and various other stress-related diseases as well as impairing high executive fucntions such as self-control by reducing the use of cognitive control (Wolff et al 2020). It would appear during Chronic Stress conditions we become vulnerable both to learnt behaviours and imposed behaviours. An example of this maybe cited in “stockholm syndrome”.
The role of tea pharma such as theanine in reducing stress and lowering blood pressure has been long documented (Yokogoshi et al 1995). Enacting physically percevable benefits to an individual provides opportunities for it to be used both etheogenically and psychoactively to re-engage an individual into the world and provide a mechanism of re-aligining conciousness to broader and wider phenomena beyond the self.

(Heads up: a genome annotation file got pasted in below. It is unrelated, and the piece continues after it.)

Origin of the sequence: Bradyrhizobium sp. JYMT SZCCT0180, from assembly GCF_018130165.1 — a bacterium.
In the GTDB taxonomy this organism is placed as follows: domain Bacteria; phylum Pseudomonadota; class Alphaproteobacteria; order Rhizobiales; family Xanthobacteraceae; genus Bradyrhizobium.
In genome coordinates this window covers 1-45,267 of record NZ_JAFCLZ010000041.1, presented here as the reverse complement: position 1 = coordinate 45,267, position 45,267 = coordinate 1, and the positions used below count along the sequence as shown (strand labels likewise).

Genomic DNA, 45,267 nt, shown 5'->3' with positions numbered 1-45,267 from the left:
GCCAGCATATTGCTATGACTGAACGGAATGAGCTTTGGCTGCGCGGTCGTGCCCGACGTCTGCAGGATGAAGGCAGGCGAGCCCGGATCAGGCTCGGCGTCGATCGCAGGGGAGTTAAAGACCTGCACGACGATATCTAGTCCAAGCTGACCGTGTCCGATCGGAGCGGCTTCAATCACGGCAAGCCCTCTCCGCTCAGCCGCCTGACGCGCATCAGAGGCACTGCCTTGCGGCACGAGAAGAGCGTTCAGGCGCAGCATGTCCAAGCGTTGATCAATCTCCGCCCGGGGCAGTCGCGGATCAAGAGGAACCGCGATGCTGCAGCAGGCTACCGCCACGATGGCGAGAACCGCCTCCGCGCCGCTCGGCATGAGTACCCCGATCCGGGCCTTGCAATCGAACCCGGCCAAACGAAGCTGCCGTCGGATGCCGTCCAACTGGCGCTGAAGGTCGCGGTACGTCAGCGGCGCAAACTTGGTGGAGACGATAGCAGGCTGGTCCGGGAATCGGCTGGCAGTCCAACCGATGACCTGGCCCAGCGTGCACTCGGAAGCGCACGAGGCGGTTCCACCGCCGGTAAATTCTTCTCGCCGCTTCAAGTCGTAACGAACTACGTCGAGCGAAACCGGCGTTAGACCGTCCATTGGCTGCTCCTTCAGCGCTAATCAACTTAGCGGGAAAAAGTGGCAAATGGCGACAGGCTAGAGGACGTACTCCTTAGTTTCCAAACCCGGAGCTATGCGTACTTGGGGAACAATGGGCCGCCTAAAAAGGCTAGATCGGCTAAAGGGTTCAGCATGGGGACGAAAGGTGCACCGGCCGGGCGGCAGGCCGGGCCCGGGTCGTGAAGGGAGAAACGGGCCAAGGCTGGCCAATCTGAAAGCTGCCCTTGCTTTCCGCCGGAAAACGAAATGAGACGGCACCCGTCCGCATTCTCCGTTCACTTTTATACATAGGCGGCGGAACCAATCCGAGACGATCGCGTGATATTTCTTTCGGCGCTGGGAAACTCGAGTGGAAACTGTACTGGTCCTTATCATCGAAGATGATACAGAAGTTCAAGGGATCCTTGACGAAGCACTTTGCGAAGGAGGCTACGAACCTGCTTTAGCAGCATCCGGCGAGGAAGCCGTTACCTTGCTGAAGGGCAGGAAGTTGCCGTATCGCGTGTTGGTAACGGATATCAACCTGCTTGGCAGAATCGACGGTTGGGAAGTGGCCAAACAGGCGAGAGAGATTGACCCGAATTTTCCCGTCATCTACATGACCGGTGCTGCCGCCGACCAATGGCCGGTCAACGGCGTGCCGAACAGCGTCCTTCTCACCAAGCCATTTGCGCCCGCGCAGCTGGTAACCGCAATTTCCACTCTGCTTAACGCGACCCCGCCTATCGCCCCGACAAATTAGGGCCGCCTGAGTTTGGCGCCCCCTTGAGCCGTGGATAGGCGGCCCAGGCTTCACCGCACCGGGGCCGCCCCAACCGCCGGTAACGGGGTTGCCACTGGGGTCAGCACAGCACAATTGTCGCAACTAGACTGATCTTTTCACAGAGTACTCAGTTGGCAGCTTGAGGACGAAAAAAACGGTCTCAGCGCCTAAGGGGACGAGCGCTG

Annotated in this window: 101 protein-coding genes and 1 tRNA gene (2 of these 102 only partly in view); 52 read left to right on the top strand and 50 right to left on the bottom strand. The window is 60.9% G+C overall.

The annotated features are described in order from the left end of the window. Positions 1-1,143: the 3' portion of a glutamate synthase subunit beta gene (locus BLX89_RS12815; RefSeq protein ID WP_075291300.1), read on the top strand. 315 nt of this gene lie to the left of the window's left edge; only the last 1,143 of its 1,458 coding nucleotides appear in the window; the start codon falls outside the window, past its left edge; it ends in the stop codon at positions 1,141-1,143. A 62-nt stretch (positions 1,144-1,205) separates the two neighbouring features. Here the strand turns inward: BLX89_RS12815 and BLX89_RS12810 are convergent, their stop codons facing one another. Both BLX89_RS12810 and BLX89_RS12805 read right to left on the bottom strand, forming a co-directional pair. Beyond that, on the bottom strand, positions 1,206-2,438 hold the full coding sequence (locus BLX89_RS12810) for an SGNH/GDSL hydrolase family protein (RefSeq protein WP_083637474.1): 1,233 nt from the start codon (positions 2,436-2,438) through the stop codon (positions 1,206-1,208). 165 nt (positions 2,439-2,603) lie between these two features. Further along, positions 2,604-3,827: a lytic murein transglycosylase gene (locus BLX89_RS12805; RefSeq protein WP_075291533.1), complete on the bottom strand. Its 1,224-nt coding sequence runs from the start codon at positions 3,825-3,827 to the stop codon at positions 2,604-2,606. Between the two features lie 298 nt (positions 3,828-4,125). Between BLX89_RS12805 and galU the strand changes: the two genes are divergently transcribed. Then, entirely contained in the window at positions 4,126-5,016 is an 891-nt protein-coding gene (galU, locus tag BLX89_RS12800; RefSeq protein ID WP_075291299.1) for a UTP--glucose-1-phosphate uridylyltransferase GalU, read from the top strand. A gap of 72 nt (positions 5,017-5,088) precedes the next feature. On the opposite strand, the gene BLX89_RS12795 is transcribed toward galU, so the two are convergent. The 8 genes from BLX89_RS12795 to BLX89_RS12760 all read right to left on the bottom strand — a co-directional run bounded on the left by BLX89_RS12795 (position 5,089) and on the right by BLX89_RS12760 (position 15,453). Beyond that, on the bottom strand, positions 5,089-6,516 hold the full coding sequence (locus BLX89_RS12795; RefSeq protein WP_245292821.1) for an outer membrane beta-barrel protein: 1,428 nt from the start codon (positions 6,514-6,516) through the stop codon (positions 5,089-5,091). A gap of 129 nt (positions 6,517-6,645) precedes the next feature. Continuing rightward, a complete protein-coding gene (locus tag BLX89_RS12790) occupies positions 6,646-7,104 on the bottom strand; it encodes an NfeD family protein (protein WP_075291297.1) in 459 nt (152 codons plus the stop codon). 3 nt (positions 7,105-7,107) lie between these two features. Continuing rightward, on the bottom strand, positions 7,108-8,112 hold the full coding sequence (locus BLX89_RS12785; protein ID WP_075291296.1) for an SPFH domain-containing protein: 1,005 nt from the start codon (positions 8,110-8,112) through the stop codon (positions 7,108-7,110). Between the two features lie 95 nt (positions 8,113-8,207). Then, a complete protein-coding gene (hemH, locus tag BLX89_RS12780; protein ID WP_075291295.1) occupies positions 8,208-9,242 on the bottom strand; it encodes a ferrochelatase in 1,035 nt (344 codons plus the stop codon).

Theanine is also recognised as a relaxing agent, its sedative effecr seems to be related to the modulation of a wide range of neurotransmitters, and, in particular, to a reduction in glutamate transmission (Borgonetti et al 2020). Glutamate receptors are responsible for the glutamate-mediated postsynaptic excitation of neural cells, and are important for neural communication, memory formation, learning, and regulation. Thereby the role of theanine from tea , enacted in Tea as an entheogen may be to enhance both mood, memory and social cohesion and connections.
There is more to be discussed around this topic as both culture and history of Tea pervades numerous examples of its role in the classic sense of an entheogen. However this is often overlooked due to its pervasive prescence and acceptance in many cultures and throughout history.